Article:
February 26th 2004

Today is my first leading of Christian Union (last time I was supposed ot do it I was ill that day) so that's an open invitation to anyone who is legally allowed to be in E4 at 1:20 this afternoon. Although, since this is going up at around ten to twelve, I'm reaching a limited audience with this. It's going to be about (among other things) St Paul. Who is a Dude. In other news, Neighbours last night was a bit rip-roaring... all kinds of exciting things happening (although I can't recollect some of them...) including Harold collapsing. He did it in a very Neighbours-way (ie rubbish) - they always seem to like filming the ground where someone is about to fall, as they fall on it. This looks terrible, and always has done. Also, Lou married Trixie (ugh), which might mean she goes away for a while... and might mean she gets killed. Hopefully. I really don't like Trixie. And I'm also doing an english presentation last thing today, which I could really do with making some time soon.

Well, I just did my Christian Union thing (and none of you turned up)... it wasn't an unmitigated disaster, although at one point I called Jesus the last Jew, and there were large periods of silence while people thought what an idiot I was. But then people got talking, so it wasn't too bad - and I had something prepared in case people didn't talk at once. Which did the job.

I have to make an apology here. Money (That's What I Want) wasn't written by the Beatles, as I claimed the other day, but was covered by them on the album With The Beatles. Sorry!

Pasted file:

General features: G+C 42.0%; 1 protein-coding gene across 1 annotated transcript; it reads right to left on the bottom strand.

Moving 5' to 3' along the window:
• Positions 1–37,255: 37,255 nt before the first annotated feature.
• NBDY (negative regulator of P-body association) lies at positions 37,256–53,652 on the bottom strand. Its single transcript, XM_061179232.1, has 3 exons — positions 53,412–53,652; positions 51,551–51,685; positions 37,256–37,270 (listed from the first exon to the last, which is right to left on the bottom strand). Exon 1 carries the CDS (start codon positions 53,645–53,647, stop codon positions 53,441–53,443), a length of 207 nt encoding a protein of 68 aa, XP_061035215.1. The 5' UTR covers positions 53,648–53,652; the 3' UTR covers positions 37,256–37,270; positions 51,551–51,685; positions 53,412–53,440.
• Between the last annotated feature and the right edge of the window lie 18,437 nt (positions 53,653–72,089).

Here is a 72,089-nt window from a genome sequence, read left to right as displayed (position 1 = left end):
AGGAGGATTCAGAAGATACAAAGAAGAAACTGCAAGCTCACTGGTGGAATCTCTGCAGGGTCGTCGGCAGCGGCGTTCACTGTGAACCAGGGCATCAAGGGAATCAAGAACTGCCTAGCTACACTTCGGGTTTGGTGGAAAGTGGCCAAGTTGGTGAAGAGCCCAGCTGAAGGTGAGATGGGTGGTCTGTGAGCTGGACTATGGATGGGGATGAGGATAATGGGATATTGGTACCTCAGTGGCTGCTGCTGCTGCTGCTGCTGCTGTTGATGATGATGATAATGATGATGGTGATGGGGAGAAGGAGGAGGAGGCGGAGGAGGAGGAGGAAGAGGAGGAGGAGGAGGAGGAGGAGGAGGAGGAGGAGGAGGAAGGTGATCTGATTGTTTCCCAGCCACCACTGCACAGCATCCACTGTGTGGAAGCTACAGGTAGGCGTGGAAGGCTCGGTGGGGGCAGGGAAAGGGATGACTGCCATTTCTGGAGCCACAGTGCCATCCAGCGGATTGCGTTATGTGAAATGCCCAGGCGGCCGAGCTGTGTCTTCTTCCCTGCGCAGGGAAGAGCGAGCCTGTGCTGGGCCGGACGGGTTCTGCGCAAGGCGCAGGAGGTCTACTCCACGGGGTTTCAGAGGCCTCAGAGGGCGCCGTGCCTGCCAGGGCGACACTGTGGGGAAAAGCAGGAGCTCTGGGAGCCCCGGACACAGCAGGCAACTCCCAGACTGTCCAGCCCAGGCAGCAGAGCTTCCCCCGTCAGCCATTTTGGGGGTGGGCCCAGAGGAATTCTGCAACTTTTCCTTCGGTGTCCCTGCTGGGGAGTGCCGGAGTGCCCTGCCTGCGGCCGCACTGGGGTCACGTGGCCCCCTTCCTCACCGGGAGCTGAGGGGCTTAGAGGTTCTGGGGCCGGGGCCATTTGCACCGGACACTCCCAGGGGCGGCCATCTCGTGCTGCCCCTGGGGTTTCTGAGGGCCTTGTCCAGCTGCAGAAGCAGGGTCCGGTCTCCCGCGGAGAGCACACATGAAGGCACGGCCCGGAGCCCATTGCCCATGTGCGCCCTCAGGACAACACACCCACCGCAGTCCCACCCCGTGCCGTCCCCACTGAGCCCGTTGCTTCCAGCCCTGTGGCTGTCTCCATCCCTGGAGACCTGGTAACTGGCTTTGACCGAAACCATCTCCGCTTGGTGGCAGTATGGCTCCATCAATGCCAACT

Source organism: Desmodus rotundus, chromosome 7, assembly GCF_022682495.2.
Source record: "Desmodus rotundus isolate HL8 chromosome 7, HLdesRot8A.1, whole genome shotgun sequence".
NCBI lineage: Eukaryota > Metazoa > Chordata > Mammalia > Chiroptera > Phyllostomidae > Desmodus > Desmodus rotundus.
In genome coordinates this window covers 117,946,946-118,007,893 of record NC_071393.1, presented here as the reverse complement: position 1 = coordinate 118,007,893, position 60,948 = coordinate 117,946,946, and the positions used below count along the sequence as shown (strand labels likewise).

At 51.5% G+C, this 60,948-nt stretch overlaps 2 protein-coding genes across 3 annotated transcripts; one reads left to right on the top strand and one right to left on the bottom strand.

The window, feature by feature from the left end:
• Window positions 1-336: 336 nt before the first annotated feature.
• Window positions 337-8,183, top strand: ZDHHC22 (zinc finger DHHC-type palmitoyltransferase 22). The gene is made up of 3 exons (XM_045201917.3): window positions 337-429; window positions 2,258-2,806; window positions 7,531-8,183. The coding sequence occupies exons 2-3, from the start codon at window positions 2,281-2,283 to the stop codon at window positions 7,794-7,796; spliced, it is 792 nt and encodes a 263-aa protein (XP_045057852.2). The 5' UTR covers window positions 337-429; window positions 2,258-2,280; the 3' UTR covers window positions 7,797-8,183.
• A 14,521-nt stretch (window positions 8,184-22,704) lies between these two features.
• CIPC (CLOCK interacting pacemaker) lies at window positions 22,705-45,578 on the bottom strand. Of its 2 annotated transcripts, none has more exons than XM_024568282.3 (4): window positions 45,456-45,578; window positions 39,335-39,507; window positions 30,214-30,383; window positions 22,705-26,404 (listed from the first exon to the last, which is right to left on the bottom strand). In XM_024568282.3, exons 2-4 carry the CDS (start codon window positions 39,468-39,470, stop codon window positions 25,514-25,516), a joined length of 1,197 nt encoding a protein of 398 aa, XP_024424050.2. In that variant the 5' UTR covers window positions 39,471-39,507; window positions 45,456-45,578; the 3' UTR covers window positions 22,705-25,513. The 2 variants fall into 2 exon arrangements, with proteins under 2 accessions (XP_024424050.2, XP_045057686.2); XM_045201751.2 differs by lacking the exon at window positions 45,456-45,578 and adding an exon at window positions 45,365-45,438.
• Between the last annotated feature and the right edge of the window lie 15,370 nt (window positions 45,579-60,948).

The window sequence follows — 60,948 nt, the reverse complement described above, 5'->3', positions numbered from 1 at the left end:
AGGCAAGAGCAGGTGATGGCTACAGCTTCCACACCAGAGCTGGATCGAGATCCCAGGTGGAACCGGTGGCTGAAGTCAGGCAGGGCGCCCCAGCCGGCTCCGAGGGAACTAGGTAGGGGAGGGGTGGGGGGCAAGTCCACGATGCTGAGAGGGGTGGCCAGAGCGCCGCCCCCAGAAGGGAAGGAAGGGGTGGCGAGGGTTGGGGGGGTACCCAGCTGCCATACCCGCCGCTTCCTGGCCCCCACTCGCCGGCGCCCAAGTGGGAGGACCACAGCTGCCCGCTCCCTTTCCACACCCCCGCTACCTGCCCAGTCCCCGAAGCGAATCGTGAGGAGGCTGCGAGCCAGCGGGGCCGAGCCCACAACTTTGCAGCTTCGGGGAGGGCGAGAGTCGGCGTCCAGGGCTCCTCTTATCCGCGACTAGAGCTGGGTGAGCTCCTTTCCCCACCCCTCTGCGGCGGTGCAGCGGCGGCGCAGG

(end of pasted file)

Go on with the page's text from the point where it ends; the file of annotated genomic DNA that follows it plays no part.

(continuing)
February 27th 2004

Today in assembly Our Revered Leader talked about racism. Quite controversially, he declared himself against it. He also said that he hears racist chants at Wolves - something I've never heard. In fact, off the top of my head, black players in recent years have included Sturridge, Blake, M. Camara, H. Camara, Ince, Newton... I think that's enough to be going on with. It's likely you'll get more stick for being white.

I've realised that I love Neighbours, and I've been wondering why. Certainly not because it's good - it's terrible, and I know it. But I don't care. Perhaps it's because it's lighthearted (unlike rubbish like EastEnders). But I think (and maybe I'm analysing too much) that it's because in the thirty minutes or so that Neighbours is on, I know that there's nothing else I should be doing - I can relax. When I watch other programmes, later in the evening, I think there's usually a subconcious feeling that I should be doing work. When I'm at school, I'm either doing work or thinking that there's some due in pretty soon. But when I'm watching Neighbours, I can put all thought of chemistry coursework out of my mind... and that's why I like it. Or it could just be that I fancy Carla Bonner.

February 28th 2004

I wouldn't say that the votes have been flooding in, but there've been enough on such a boring subject to make me consider making Crazy Diary Poll Man a permanent feature, about more interesting subjects, with more clearly worded choices. As of yet, the results of the current poll (chronology of diary entries) is 50/50, so I haven't come to a decision. Remember, people, only you can affect the outcome. Well, you or anyone else in the civilised world. Today I've spent a long time doing chemistry coursework, but all I've actually managed to get done is make the colours, titles etc. on several graphs uniform. This coursework is not fun. And I'd like to apologise to those voters who clicked on the 'back to website' link and found themselves staring at a blank white screen. That has now been redeemed. And on to Friends last Friday (I still live in hope that a Friends fan will come across Crazy Snake Man... some have already). It wasn't a great episode; some of the lines were okay, but Matthew didn't deliver his line about the dog very well, and a few of his lines seemed the most basic sarcasm. I like sarcasm to be a little more advanced. Although his bit with Monica for the camera was pretty good.

what was I listening to?
With the Beatles - The Beatles
what was I reading?
To Kill A Mockingbird - Harper Lee
what was I watching?
To Kill a Mockingbird